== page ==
Speech delivered at the Belgian Embassy to the Holy See, on the occasion of the visit of Pope Francis to Japan, 8 November, 2019.
The Catholic Church in Japan has about half a million believers, 0.4 percent of the population. There are 16 Dioceses, including three Archdioceses, with 1,329 priests and 777 parishes. It is small compared to the great religious Traditions of Shintoism and Buddhism. Whereas in the West we are used to the Catholic Church being present on all levels of society, the Church in Japan is used to being a minority. However, it does have an influence on society as we will see while describing the basic developments we perceived while living and working as a missionary in Japan between 1990 and 2010.
When my confreres went to Japan after World War II, there wished for more older people in the Church. Now, those Japanese Catholics are aging, as is Japanese society as a whole. When we look at the statistics concerning the Catholics, we notice a growing number of foreigners, among them the so-called “Nikkeijin” from Brasil (300.000), descendants of Japanese emigrants. The Filipinos and Vietnamese will play an important role in the future of the Church in Japan. Whereas previously the Church was oriented to helping and welcoming foreigners; now the foreigners are taking more and more care of the Church in Japan. As a CICM I may say we take great care of foreigners to help them integrate into the Church and society. Besides saying mass in their own language, we encourage them to also attend masses in Japanese. Japanese are not gifted at languages, and so the missionaries are those who can bridge the language and cultural gap.
The CICM also took great care of the Vietnamese ‘boatpeople’ who arrived around 1975, but were not directly welcomed by the Japanese Government. We did that work illegally until the Government started to recognize this work, gave subsidies, and eventually took over the “Himeji Resettlement Promotion Center”, that was set up in our compound in Nibbuno, in 1979. It was closed in 1996. The Christian Vietnamese now form a stronghold of Christianity in that area of Japan, between Osaka and Hiroshima. The Dutch confrere who took care of them from the beginning, Fr. Harrie Quaadvliet, CICM, passed away only recently.
It is now very different from Pope John Paul II’s Apostolic Visit, 38 years ago. Thus, Pope Francis will encounter an international Church. Indeed, the future of the Japanese Church lies with the foreigners. The Vatican seems to have acknowledged this development by appointing a missionary Archbishop for Tokyo Diocese, Kikuchi Tarcisio Isao, SVD, and a Spanish Auxiliary, Bishop Josep Maria Abella for Osaka Diocese. Some years ago, the American Father Wayne Berndt, OFM Cap, became Bishop of Okinawa. He was the first non-Japanese bishop since World War II.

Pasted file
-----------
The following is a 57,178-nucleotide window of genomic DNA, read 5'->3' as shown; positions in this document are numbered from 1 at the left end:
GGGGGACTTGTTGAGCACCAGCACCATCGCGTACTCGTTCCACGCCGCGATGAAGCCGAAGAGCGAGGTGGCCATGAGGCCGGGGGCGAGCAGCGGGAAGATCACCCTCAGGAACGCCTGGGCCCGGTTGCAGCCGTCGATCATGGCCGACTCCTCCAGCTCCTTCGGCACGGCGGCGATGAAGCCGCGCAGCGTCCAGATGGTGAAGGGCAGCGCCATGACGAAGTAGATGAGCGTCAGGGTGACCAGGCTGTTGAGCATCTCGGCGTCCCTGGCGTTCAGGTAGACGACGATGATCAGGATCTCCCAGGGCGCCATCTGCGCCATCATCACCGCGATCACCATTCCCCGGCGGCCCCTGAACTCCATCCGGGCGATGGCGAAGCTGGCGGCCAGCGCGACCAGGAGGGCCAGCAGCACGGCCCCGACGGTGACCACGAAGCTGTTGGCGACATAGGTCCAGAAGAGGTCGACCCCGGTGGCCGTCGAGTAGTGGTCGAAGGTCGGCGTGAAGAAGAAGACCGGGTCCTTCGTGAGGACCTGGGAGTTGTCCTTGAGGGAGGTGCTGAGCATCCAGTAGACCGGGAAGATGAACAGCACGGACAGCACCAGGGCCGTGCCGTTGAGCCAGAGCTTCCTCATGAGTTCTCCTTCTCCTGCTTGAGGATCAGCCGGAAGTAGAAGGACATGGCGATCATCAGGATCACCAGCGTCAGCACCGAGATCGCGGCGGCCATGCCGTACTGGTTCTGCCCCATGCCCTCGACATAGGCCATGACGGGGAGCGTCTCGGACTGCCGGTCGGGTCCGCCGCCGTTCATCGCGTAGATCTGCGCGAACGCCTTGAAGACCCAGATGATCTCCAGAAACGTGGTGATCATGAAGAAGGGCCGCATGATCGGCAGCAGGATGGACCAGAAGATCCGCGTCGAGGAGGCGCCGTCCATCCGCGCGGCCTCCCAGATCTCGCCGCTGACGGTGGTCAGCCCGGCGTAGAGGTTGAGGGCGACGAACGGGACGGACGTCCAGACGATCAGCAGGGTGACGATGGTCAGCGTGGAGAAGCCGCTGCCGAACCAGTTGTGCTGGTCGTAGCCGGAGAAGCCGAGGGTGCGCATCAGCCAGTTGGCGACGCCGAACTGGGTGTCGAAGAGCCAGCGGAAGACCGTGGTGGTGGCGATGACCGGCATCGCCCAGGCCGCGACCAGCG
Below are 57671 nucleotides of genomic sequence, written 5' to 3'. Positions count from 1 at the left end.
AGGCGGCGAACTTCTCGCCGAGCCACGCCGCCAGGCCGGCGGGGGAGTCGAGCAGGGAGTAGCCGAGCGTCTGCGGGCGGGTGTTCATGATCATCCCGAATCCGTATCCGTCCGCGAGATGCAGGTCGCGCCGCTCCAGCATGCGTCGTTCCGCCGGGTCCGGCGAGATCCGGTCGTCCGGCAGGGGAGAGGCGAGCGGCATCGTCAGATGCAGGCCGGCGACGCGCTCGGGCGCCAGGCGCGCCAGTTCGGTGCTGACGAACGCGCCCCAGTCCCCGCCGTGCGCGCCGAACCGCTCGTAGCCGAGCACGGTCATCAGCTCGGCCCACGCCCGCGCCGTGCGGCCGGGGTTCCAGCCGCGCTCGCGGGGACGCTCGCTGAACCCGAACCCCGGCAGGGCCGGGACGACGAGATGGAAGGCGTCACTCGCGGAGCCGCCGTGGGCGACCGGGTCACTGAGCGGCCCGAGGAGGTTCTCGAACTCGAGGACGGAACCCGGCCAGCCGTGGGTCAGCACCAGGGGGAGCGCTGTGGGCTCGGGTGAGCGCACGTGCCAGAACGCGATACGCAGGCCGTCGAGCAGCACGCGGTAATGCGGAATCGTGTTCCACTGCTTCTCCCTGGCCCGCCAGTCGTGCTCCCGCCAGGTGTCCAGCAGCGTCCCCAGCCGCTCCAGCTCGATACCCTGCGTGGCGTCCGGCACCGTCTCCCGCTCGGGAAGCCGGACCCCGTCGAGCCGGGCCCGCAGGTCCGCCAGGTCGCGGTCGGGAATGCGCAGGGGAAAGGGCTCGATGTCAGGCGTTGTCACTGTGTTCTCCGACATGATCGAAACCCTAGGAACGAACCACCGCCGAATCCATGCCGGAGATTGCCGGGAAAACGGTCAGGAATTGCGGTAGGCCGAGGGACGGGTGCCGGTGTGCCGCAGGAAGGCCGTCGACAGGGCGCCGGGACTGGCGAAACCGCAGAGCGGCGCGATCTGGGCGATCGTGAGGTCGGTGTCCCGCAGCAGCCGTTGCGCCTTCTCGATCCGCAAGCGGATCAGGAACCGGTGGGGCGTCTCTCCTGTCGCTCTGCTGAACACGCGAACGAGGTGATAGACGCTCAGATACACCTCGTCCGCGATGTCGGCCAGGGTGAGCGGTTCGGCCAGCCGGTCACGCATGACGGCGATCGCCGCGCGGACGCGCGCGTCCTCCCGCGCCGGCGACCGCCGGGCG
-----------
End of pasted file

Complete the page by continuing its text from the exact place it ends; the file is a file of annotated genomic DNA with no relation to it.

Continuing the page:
- Introduction to Vatican II
There is a great difference between West Japan and East Japan what concerns how Christianity is lived. West Japan was been the cradle of Catholicism in Japan. It underwent 200 years of persecution and it colors their way of living the faith.
One cannot understand the Japanese Christians without knowledge of this specific past. At the beginning I went around to see these places of tortures and the places of “hidden Christians”, who are called “Kakurekirishitan”. They were able to survive 200 years without no priest among them. They are therefore much more traditional in the East of Japan. This is evident in the way liturgy is celebrated, but also in the prayers. In West Japan, the people of Nagasaki and Hiroshima pray fast as if to fulfill their duty as Christians. In East Japan, on the contrary, the people of Tokyo pray calmly and with great intensity.
But overall, the Japanese Church is still a bit pre-Vatican II. The Teaching of Vatican II was introduced to the people only 25 years ago! They call it “Shinsei” (New Life). The idea of Justice Peace and Integrity of Creation as a pastoral endeavor is still new to them. Bishop Matsuura Goro of Nagoya Diocese, with whom I spent a year in Osaka, works a lot for the poor, the downtrodden, the foreigners. However, not all parishioners appreciate this. Social engagement is not yet normal for them. When I was studying Japanese in Osaka, I stayed in the Seminar where Bishop Matsuura was responsible and I went with him in the streets at night to give food and blankets to the homeless. Women too, who were obliged to work as prostitutes, found shelter in the Seminary before they were able to return to their country. When he was still young, one of our confreres, Fr. François Mouchet, a great animator of the Young Christian Workers movement, lived with his family while working in a garage for one year.